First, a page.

Award-winning researchers have claimed that smoking cannabis trebles the risk of becoming schizophrenic.
The study lasted 27 years and examined 50,000 people
Scientists from Cardiff University studied the life patterns of 50,000 people who carried out national service in Sweden over a 27-year period.
The study found that people who had used cannabis more than 50 times before the age of 18 were three times more likely to develop schizophrenia.
The team has won an award from health charity Bupa Foundation for its work.
Project leader Stanley Zammit, a clinical lecturer in psychological medicine at the University, said the findings could be "hugely important" for public health.
He said: "If cannabis does indeed increase the risk of developing schizophrenia, then you could potentially prevent hundreds of people getting the mental illness if cannabis was not available in the population."
Dr Zammit and his team won the Bupa Foundation Epidemiology Award and have presented with a cheque for £10,000 at a ceremony at Lincoln's Inn in London.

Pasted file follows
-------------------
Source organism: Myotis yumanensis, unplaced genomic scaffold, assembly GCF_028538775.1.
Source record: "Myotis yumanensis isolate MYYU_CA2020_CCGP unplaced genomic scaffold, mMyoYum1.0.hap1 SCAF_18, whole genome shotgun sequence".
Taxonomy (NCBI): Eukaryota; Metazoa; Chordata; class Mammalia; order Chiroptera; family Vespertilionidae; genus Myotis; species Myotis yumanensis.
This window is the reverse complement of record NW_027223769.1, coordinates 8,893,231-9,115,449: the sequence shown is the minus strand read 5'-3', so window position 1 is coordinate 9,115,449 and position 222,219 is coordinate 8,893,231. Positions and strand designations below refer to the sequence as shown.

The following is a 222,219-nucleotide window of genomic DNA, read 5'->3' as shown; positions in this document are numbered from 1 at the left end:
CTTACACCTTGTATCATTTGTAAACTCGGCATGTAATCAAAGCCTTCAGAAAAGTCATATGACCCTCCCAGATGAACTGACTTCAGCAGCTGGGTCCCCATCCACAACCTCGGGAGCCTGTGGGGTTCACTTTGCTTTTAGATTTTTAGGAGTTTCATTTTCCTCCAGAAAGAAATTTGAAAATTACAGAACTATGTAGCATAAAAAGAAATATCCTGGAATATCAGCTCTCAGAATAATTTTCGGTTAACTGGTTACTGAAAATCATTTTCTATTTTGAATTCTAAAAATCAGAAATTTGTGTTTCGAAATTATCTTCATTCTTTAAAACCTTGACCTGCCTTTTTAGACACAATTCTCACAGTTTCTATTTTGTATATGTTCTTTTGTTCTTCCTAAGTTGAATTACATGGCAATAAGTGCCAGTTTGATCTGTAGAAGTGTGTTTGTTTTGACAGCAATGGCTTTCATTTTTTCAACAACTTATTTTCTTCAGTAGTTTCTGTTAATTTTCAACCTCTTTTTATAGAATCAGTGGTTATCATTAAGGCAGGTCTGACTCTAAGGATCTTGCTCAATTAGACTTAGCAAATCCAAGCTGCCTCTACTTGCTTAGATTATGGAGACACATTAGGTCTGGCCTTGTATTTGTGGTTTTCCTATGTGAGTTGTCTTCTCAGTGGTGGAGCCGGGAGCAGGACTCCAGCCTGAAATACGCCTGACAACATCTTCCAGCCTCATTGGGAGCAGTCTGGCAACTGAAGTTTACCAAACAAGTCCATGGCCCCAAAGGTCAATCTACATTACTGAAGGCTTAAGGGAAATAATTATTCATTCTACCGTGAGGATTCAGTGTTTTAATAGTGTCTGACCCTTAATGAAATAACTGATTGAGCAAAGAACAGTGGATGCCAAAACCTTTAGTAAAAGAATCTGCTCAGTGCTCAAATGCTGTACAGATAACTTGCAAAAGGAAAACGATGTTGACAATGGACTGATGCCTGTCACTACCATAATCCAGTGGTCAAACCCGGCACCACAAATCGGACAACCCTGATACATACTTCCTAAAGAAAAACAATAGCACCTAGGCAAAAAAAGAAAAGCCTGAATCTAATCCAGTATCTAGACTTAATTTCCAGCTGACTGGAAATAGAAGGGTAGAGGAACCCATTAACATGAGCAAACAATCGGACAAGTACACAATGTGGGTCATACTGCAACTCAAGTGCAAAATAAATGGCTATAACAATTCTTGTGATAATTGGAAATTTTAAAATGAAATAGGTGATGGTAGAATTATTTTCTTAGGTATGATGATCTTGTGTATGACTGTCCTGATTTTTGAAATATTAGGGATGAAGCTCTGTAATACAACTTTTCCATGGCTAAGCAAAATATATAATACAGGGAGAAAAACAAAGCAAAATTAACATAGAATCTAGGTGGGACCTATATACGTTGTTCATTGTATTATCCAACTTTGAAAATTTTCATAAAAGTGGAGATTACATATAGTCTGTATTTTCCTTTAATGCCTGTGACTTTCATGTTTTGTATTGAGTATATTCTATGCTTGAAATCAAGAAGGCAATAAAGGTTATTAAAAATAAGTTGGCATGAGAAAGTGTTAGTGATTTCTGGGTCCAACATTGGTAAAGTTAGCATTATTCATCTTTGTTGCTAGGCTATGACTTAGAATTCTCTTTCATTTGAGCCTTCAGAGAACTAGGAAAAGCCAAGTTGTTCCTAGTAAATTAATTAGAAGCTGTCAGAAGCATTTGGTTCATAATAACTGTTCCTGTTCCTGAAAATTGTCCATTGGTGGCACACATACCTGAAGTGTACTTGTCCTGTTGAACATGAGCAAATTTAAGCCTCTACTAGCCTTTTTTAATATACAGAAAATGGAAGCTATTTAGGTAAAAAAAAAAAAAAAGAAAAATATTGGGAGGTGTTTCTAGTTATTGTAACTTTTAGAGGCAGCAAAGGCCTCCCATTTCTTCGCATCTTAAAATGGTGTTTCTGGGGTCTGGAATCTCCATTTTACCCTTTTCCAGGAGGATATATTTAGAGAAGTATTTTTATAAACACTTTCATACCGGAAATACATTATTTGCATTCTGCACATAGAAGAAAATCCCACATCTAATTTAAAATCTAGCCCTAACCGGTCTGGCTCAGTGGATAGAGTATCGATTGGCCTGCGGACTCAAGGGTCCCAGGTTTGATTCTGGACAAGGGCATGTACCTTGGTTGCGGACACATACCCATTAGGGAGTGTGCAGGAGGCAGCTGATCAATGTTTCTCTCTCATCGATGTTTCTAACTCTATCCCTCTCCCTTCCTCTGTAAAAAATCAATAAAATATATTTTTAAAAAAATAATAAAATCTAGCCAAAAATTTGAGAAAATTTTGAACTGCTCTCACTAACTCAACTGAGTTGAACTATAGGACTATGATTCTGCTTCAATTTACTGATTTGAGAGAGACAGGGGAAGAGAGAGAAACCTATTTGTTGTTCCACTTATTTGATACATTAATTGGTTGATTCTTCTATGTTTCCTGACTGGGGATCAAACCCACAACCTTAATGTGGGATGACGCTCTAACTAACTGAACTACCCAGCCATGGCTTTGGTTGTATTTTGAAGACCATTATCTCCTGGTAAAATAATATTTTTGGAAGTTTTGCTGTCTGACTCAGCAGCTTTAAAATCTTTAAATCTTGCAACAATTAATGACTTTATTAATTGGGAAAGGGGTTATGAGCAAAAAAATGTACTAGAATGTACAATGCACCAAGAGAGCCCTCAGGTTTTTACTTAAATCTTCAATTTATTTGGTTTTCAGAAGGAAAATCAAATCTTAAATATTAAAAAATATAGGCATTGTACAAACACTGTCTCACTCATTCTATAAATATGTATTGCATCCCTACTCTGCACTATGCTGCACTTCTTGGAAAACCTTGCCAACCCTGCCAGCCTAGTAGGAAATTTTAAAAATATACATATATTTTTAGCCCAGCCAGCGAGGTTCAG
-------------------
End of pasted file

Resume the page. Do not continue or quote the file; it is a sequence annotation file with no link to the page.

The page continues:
The vice-chairman of the foundation, which funds medical research, Andrew Vallance-Owen, said: "This is a key piece of research that sheds light on cannabis and a mental illness that blights the lives of one in one hundred of us.
"The findings are thought provoking not only for those people who suffer from schizophrenia, but for everyone, and will spark widespread debate."
The UK government downgraded cannabis from a Class B to a Class C drug in January 2004 after advice from the Advisory Council on the Misuse of Drugs.
But ministers said earlier this year the decision may be reviewed after studies linked the drug to mental illness.
In March 2005 researchers in New Zealand released the results of a study which claimed smoking cannabis virtually doubled the risk of developing mental illnesses such as schizophrenia.